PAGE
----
[A son and his mom and her dog]
I hadn't seen Mom since X-mas and summer was almost over. What with NYC getting hijacked by the RNC [Republican National Convention], protesters, and the US Army, mom insisted I split dodge and we catch up. Until late Spring, we'd share a one hour ritual every Tuesday night wherein we literally screamed and gasped at each other inbetween commercials of what we thought was going to happen on 24, that insane, cliffhanger cruel anti-terrorist TV show. I got hooked on Season Two and got mom hooked on Season Three. Never having seen Season One, I bought the massive DVD collection for a 24-episode marathon.
Having experienced my very first freelancer lull [two-months and counting], I took my mom's bait and bussed it out to Kingston on Sunday where she picked me up in her big red truck and we scored a pint of pork lo mein. I fed mom noodles via chopsticks while she drove us back to her 22-acres of land where she shares space with her best friend, Inverna, a Cuban artist and curator. Inverna is my second mother and lives with Ali, a writer. If I were to step back and view their bunker from above, I'd swear I'd be staring at some kinda artists colony for the league of extraordinary geriatric gentlewomen.
It took us three-and-a-half evenings to watch the entire 24 - Season One, and it was tense. We literally had to swap couches every few episodes to give the verisimilitude that our bodies were exercising in potato mode. I left mom Season Two so that she'd be square for Season Four, come January. Inverna and Ali borrowed the first four episodes and were so freaked out, they had to watch a show on plastic surgery just to calm down. Alas, they were hooked on 24, too.
We grilled a bunch of meat, including our usual marinated steak, hamburgers, and BBQ'd ribs. I laid strips of steak flat out on some organic green leaves so nobody could accuse us of being total pigs. We managed to take some advantage of the beautiful sunny days and visit locals, grab grub at the cafes, feed ducks, and hit shoppes in The Andes where I scored a handmade journal made from rice paper with a Buddha on the cover. I've been meaning to sketch more and this may could provide the jolt. I even made it down to the hidden creek by the end of the property and made peace with the rocks and water. That coupled by my mother’s hilarious pal Cindy, who warmed my legs to ease with her spiritual hands. My Zen for the week.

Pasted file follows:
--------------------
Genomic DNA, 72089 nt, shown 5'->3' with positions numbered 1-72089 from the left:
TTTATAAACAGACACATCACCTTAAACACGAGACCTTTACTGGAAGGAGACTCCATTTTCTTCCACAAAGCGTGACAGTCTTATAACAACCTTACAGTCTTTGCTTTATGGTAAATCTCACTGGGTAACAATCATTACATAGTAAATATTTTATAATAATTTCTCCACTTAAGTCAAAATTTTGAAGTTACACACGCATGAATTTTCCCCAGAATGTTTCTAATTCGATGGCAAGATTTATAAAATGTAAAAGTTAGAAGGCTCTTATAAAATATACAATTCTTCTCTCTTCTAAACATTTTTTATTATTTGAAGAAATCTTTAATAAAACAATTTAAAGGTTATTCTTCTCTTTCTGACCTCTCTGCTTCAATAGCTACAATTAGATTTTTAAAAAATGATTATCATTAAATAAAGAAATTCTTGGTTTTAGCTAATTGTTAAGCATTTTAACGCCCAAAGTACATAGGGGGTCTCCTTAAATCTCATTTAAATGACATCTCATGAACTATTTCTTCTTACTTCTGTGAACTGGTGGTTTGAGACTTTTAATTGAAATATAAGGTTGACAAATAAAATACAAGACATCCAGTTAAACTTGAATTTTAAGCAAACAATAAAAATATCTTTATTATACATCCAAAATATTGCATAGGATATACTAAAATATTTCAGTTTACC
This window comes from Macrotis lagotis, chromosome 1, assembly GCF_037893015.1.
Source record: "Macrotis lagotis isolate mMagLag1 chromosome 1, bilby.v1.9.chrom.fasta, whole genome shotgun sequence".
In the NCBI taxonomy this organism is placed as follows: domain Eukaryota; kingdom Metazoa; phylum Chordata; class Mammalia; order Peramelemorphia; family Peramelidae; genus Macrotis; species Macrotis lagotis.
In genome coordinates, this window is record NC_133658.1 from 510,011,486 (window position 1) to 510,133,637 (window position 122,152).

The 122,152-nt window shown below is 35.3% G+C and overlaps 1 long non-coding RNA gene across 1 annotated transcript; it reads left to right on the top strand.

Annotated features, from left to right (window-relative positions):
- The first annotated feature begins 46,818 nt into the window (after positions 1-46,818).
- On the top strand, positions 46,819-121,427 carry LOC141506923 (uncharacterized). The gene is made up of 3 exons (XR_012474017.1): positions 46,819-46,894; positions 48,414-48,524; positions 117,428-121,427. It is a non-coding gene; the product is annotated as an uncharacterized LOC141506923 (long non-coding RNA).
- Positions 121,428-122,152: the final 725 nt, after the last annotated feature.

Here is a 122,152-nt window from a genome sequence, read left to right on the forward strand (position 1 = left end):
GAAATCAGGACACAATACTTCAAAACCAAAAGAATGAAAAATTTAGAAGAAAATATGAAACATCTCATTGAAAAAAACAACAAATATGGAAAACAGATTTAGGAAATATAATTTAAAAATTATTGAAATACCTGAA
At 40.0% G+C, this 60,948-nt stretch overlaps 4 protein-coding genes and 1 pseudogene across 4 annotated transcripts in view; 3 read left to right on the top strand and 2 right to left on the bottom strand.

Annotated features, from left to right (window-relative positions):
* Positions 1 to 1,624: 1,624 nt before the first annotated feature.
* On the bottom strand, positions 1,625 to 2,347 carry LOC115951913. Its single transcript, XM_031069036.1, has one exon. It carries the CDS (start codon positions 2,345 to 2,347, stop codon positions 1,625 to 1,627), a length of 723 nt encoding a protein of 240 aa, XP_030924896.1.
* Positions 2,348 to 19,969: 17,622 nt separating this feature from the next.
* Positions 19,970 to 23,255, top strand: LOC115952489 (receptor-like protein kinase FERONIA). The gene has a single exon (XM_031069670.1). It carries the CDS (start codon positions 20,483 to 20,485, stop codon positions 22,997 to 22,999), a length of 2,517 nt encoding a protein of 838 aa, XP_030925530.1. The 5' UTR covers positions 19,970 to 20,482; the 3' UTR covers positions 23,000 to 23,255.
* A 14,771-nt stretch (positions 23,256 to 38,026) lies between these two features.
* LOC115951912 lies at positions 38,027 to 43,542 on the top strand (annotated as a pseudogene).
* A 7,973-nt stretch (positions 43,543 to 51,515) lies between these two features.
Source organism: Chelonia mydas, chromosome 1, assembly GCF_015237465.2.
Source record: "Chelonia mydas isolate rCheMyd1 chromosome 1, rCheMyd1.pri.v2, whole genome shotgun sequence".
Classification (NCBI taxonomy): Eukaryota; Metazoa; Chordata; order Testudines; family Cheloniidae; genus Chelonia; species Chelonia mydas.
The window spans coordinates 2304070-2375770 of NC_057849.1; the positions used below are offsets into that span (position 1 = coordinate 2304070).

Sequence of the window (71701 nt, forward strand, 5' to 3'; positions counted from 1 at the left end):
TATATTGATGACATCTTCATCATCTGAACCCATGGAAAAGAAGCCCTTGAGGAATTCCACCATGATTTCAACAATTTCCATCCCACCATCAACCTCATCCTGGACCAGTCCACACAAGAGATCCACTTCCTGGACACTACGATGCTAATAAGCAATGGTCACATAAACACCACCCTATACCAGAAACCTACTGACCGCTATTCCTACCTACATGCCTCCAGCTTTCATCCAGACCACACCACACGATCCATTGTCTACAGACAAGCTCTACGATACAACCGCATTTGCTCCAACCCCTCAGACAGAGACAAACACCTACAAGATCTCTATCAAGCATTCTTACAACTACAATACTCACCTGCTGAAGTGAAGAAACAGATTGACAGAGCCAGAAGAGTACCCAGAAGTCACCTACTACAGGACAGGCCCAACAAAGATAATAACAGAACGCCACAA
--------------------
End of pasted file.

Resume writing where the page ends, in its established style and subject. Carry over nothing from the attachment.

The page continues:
[A son punches his mother's boxing bag]
Mom took me to my favorite spot in Margaretteville, a long bridge that crosses the Watershed. In the 1950s, four small towns were made extinct by the city when folks were ordered to evacuate. Dynamite collapsed homes and general stores so that 23-miles of Delaware River could flood their town streets and cover it like a modern day Atlantis, letting fresh spring water run it's course towards our city pipes. There are many ghosts in this river and the story made me think to explore the legend for a proposed fictional graphic novel.
Five days came and went in a snap. I wasn't a delinquent freelancer as I devoted half-a-day towards writing some of a JOHNNY BRAVO script for DC Comics, and cooked up more plots for my creator-owned A-OKAY COOL comix. Still, it was no skin off my nose to take some healthy breaks from computers and the internet so as to bask in the crisp mountain air of Canada Hollow with my mom, who I love so dearly.
Heck, I may just need to head back up for the Cauliflower Festival.